By far the most interesting development related to the Name Dispute between Greece and Macedonia/FYROM this week was the departure in stealth mode of former Prime Minister Nikola Gruevski from Skopje and his sudden request for political asylum in Hungary.

Had the hardline nationalist Gruevski remained in power past 2017, the Prespes Agreement signed in June could not have happened. In Greece, main opposition party New Democracy expressed fears on November 12 that the constitutional amendments prepared in Skopje which it had been able to review up to that point were still insufficient to resolve Greek concerns, especially about irredentism.

Gruevski runs

On November 12, a Skopje court issued a new arrest warrant for Gruevski, who served as prime minister until 2016 and had been ordered to start a two-year jail sentence over an illegal purchase of a luxury car, despite the failure of the government of Prime Minister Zoran Zaev to have his parliamentary immunity stripped via vote in parliament.

Gruevski then surreptitiously fled to Hungary, reportedly via Albania and Montenegro, and is now seeking asylum. On his twitter feed, he made the following claims:

“I’m in Budapest now, and I’ve asked for political asylum from Hungarian authorities.”

“I will always remain faithful to the cause of Macedonia. I’ll never give up.”

“In the last few days, I have received countless threats on my life.”

Sharing hardline nationalist views, the government of Hungarian Prime Minister Viktor Orban enjoyed a warm relationship with Gruevski when he was in power and supported Skopje’s decision to close its land borders to Syrian refugees moving northward from Greece in 2015 and later. Authorities in Budapest have provided little comment on Gruevski’s asylum request other than acknowledging it is being processed.

Orban travelled to Macedonia/FYROM in 2017 to show support for Gruevski’s nationalist VMRO-DPMNE party, and in June of this year, the Hungarian leader sent a video message of support for the party for use in a large protest against the Prespes Agreement.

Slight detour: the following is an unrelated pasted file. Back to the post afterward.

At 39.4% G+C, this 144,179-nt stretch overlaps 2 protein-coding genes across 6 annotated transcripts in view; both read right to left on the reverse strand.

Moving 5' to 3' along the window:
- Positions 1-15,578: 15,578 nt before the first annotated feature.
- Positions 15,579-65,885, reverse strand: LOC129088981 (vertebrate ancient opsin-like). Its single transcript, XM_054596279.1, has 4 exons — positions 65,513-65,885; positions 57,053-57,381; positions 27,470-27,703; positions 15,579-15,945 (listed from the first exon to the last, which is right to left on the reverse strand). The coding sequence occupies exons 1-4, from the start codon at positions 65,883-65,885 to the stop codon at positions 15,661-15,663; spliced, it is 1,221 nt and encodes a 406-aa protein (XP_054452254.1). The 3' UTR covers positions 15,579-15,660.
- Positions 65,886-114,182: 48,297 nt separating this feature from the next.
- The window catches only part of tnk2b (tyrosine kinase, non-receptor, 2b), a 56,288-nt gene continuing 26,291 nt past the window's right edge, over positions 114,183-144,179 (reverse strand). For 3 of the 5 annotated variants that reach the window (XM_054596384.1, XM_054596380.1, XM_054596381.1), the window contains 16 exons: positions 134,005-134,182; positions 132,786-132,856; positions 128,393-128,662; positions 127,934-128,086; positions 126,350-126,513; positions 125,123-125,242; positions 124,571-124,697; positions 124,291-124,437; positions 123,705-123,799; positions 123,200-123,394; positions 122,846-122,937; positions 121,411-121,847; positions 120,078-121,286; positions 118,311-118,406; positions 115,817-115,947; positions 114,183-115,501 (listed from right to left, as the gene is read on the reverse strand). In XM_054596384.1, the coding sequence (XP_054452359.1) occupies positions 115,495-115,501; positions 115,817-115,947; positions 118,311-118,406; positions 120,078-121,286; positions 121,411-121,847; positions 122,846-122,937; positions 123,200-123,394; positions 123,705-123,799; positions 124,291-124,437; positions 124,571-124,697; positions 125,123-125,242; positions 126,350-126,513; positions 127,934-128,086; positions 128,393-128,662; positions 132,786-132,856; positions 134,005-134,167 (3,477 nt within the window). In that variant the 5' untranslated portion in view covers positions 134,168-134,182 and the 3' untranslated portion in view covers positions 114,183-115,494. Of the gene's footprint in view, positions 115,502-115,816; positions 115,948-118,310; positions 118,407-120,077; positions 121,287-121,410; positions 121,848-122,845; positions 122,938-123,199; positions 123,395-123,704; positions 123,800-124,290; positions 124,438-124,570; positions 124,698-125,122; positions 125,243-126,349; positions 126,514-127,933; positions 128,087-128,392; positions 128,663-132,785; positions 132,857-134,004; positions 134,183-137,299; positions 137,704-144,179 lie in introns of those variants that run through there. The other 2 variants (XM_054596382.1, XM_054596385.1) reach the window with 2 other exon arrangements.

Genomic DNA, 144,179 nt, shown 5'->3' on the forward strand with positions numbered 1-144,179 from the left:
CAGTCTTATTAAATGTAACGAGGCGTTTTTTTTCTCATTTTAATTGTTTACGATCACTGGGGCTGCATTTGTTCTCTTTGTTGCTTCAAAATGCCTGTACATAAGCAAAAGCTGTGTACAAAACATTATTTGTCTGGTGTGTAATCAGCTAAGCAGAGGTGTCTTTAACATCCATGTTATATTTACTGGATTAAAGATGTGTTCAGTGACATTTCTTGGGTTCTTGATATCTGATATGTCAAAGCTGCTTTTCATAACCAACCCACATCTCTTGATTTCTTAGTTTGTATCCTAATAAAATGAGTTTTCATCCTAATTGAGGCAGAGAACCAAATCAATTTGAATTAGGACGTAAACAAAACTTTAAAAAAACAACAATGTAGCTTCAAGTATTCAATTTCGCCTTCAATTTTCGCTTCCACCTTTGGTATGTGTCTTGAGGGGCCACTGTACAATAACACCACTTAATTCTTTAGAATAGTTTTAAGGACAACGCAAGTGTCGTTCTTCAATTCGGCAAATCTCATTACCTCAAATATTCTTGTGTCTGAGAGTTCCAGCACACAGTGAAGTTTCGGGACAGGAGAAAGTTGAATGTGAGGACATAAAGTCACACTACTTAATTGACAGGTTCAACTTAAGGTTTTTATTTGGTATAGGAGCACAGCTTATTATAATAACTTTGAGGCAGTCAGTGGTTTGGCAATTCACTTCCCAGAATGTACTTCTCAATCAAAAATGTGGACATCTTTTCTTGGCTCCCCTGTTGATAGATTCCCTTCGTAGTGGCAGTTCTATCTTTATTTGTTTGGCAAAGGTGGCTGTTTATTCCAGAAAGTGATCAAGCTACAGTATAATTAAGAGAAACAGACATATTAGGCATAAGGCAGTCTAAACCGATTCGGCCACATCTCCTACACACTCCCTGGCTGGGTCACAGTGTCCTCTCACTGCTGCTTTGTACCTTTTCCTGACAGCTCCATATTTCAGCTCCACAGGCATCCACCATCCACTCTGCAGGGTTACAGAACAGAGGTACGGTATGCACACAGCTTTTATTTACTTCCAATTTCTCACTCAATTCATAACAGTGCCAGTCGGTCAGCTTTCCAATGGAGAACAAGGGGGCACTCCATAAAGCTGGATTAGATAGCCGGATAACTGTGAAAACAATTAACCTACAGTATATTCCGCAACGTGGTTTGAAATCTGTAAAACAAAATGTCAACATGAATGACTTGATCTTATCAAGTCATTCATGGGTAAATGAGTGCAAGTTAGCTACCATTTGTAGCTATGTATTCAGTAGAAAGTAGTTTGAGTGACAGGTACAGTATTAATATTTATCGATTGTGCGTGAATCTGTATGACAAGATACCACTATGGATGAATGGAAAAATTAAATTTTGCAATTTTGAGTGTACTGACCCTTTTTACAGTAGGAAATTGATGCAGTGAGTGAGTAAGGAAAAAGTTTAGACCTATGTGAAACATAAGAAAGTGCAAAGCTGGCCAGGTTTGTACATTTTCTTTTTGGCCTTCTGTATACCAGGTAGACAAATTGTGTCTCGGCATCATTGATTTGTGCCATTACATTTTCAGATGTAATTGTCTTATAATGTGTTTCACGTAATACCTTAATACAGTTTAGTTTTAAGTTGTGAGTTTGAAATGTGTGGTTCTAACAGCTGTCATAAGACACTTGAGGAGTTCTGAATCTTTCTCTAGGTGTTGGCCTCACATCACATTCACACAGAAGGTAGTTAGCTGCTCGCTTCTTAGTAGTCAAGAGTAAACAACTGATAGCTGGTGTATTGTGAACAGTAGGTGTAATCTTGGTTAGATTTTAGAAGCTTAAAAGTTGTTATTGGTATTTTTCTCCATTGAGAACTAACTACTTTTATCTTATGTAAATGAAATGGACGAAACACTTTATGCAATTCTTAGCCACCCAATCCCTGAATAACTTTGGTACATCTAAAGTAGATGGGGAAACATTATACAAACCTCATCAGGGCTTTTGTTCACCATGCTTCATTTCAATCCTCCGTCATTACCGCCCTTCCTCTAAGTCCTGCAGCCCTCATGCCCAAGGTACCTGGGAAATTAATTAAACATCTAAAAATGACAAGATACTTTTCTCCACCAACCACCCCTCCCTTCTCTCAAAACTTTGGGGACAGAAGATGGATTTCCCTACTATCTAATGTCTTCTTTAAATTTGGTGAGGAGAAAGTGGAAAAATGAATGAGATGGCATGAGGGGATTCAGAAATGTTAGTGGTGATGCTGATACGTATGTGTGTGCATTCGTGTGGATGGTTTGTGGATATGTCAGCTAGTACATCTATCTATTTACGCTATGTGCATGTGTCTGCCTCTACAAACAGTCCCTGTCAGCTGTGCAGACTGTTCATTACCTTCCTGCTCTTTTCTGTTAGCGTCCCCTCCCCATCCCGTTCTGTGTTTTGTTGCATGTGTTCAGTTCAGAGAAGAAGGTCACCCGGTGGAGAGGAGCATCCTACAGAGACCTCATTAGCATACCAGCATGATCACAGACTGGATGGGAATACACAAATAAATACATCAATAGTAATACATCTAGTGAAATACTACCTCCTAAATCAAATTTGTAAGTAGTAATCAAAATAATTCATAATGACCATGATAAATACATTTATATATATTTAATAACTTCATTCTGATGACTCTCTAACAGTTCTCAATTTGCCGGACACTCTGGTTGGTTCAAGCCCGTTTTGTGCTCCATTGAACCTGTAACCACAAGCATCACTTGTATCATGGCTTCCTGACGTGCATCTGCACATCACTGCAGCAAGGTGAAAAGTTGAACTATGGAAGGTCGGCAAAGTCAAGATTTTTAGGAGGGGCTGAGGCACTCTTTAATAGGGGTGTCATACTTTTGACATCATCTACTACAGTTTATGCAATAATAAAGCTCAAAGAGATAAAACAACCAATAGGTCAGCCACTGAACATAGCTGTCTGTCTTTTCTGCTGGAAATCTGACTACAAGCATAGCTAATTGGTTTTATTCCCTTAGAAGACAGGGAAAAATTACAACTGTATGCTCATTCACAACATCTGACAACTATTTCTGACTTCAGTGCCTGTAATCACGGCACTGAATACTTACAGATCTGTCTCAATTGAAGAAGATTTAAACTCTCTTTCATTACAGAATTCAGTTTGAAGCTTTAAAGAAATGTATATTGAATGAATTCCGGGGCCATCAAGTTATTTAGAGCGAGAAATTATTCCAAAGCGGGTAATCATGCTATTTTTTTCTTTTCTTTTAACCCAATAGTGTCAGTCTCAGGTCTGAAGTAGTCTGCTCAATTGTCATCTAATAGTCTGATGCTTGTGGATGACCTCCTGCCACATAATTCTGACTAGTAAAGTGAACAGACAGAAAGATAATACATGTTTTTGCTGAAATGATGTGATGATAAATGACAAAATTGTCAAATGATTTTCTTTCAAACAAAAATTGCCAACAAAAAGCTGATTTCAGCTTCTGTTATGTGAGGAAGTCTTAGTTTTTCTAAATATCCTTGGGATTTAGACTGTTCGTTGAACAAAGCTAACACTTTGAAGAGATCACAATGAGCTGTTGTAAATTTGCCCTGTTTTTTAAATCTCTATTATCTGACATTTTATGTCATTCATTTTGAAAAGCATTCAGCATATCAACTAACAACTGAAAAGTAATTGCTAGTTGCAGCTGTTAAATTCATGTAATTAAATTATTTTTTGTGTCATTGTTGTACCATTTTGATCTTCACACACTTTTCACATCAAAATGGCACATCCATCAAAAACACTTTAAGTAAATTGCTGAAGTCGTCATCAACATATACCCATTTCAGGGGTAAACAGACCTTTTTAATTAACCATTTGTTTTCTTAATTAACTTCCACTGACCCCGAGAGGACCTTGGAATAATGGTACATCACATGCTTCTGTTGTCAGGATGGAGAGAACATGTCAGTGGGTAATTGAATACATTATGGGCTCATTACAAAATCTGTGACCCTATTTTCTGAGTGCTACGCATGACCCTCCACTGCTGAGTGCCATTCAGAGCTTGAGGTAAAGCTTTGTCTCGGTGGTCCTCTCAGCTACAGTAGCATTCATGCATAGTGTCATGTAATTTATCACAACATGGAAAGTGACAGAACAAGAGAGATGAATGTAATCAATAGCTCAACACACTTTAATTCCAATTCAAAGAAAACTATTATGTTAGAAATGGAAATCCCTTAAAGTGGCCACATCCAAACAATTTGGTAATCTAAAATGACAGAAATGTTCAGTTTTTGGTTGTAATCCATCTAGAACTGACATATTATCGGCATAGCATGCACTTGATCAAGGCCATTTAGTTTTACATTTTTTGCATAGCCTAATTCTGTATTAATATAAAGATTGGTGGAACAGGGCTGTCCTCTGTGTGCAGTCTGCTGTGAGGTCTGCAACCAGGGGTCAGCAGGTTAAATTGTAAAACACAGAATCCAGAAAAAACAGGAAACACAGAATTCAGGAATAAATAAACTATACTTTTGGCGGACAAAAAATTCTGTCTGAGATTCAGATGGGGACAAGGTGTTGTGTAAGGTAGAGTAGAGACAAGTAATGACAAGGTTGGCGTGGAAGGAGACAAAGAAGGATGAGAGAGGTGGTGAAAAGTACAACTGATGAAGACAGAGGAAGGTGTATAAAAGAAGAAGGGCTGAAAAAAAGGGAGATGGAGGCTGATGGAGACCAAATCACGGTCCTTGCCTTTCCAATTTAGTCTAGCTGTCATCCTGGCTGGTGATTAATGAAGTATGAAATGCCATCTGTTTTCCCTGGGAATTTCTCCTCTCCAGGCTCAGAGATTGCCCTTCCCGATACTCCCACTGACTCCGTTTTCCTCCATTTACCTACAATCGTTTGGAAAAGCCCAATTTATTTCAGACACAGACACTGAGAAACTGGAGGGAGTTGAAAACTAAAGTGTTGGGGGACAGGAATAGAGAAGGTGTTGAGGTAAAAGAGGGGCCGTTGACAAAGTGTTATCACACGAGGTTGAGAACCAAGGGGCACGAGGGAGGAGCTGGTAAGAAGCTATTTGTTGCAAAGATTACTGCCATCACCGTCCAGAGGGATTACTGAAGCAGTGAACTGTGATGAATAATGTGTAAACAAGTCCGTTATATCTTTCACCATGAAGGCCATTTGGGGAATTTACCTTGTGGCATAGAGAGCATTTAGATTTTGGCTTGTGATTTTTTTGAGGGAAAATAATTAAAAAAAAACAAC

Work on constitutional amendments proceeds

The one constant in the entire Name Dispute saga is the single-mindedness of the government of PM Zoran Zaev to deliver everything in its power as laid out in June’s Prespes Agreement with Greece which aims to resolve the dispute. In that light, the parliamentary commission for constitutional affairs adopted the current draft of the constitutional amendments on November 10 by a simple majority vote, which ended the committee-level debate on the draft amendments to the country’s constitution.

The draft amendments will be reviewed at a plenary session in parliament starting on December 1 and the final approval will again require a 2/3 majority of 80 votes in the 120-seat parliament, leaving one small window for the country’s beleaguered conservative opposition party to block the process or possibly to negotiate changes to the amendments or other issues.

Greek opposition not satisfied with constitutional amendments

Main opposition party New Democracy, widely expected to win the next elections, expressed fears November 12 that the constitutional amendments in Macedonia/FYROM which it had been able to analyze so far were insufficient to resolve Greek concerns.

The party’s shadow Foreign Minister Giorgos Koumoutsakos told the press that the ongoing amendment process makes the constitution “even worse,” noting it retains irredentist references and still refers to a “Macedonian” state. He also cited pressure from Skopje for Greece to ratify the Prespes Agreement quickly next year so that it could join NATO before the amendments to its constitution become operative.